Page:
• Panels do not get listed in the Window menu, and
  • Panels can by closed by pressing the Escape key.
  • Panels can also be configured to have utility style where it uses a smaller window bar and it floats above all other windows, even when it's not the key window.

Let's add a panel to our application to get a feel for how they work. Add another button to our main window with a title of Show Panel, as shown in Figure 5.


Figure 5: Show Panel button

Drag a panel from the Library window into your nib file, and switch to the Attributes tab. The default attributes for a panel are shown in Figure 6.


Figure 6: New panel attributes

By default, it's configured to use the Utility style. You can uncheck this if you want a panel to look more like a window, such as a standard Find panel. We're going to customize the rest of these attributes a bit. First, change the title to New Panel. Again, uncheck Release When Closed and Visible At Launch, and check One Shot. The customized panel attributes are shown in Figure 7.


Figure 7: Customized panel attributes

Finally, we need to hook the button up to the panel's makeKeyAndOrderFront: action by control dragging from the button to the panel. Run your application again and notice the difference between the new window and the new panel. Notice how the panel behaves differently than the windows and that it does not show in the Window menu.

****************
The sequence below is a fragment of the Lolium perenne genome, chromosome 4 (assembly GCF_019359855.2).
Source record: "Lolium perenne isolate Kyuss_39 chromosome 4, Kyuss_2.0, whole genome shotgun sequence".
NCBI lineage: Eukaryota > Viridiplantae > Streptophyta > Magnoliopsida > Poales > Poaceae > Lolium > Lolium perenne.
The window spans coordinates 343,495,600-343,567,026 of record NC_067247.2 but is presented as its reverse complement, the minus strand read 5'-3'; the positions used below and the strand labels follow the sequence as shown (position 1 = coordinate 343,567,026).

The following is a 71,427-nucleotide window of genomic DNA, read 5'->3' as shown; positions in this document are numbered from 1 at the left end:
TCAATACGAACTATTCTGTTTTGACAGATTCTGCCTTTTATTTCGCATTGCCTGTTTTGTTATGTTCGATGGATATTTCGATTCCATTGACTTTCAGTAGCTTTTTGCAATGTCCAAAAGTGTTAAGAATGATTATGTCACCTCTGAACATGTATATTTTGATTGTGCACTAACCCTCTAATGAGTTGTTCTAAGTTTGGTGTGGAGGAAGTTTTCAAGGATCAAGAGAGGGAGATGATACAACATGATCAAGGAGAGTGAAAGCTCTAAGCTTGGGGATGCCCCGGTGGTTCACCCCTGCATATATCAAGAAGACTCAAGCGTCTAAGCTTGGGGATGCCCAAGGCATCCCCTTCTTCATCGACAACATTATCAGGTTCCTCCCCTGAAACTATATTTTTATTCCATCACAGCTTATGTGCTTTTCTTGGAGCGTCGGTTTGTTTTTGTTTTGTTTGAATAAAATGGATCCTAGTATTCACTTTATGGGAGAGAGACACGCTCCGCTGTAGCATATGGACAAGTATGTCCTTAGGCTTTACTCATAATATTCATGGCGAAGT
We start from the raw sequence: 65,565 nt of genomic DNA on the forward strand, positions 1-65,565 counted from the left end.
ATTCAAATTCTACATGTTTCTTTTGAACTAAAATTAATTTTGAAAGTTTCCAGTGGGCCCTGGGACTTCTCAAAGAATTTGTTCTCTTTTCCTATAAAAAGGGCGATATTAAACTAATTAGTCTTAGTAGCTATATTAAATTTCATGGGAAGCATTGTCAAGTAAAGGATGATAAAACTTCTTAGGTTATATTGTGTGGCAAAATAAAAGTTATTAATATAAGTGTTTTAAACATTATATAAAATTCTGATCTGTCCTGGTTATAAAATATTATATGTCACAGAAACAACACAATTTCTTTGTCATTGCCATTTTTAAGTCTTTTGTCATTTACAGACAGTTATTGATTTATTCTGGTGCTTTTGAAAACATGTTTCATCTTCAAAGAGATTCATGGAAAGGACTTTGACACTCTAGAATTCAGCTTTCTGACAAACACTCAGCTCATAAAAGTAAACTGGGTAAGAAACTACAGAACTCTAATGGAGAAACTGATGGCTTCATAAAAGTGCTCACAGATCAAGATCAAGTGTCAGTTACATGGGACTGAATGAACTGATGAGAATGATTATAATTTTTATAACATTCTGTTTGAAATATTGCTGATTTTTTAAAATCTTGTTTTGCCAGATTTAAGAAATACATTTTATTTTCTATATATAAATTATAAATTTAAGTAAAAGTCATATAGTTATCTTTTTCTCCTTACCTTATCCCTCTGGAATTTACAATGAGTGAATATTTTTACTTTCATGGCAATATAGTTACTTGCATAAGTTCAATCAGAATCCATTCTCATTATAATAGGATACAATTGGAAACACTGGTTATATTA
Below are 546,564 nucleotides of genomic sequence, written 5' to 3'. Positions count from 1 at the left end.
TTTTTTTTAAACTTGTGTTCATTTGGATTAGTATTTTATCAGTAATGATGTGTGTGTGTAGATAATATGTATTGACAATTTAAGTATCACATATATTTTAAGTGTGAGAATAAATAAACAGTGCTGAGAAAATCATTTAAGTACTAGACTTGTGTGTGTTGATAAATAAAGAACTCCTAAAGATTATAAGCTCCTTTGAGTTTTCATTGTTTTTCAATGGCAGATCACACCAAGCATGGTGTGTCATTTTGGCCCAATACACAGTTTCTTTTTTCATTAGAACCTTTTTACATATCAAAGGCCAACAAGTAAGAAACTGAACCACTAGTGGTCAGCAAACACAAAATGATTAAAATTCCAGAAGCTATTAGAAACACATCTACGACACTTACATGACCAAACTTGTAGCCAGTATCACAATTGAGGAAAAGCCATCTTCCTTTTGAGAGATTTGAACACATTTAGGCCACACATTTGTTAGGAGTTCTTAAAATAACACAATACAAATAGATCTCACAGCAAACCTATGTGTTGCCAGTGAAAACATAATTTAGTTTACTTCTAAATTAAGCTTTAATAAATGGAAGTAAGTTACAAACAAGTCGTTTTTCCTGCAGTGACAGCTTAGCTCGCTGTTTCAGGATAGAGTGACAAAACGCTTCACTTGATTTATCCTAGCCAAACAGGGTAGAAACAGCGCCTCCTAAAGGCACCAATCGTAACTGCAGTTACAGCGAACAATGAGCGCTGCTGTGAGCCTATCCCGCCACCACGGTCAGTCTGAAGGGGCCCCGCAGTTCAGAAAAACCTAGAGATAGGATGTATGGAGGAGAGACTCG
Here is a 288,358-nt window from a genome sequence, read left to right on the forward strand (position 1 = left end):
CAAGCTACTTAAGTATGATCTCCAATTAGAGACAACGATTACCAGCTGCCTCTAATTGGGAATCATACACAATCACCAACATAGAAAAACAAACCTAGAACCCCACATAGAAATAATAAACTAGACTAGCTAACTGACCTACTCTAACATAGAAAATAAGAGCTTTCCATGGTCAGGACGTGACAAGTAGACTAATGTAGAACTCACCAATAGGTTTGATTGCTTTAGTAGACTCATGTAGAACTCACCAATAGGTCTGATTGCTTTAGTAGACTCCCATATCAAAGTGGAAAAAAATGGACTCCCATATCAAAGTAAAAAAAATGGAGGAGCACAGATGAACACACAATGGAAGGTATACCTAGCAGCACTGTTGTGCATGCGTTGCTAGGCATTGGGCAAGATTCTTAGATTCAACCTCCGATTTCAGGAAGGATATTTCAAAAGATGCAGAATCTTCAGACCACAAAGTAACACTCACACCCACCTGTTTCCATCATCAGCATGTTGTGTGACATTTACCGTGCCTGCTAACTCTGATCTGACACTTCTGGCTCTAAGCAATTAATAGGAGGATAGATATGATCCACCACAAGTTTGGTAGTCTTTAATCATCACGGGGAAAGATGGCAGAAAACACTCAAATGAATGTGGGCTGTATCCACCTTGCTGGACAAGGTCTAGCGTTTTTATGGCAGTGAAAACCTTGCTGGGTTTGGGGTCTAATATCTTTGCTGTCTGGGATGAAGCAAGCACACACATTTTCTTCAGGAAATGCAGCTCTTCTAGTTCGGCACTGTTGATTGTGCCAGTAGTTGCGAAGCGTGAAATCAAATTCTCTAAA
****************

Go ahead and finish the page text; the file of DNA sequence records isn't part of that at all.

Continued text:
Alerts

Sometimes you want to display a simple dialog box to the user to notify them of an event or ask a simple yes/no question. You could create and layout a new window every time you wanted to do this, but that is a bit of a hassle. Fortunately, AppKit provides alerts so you can easily provide simple dialog box-like windows. An example of an alert is shown in Figure 8.


Figure 8: Sample alert window

We do need to write code to demonstrate how to use alerts, so let's create an AppDelegate class. Add this action method to your AppDelegate

- (IBAction)showAlertWindow:(id)sender
{
    NSAlert * alert = [[[NSAlert alloc] init] autorelease];
    [alert setAlertStyle:NSWarningAlertStyle];
    [alert setMessageText:@"Message Text"];
    [alert setInformativeText:@"More detailed text."];
    [alert addButtonWithTitle:@"OK"];
    [alert addButtonWithTitle:@"Cancel"];
    
    NSInteger result = [alert runModal];
    if (result == NSAlertFirstButtonReturn)
        NSLog(@"OK pressed");
    else if (result == NSAlertSecondButtonReturn)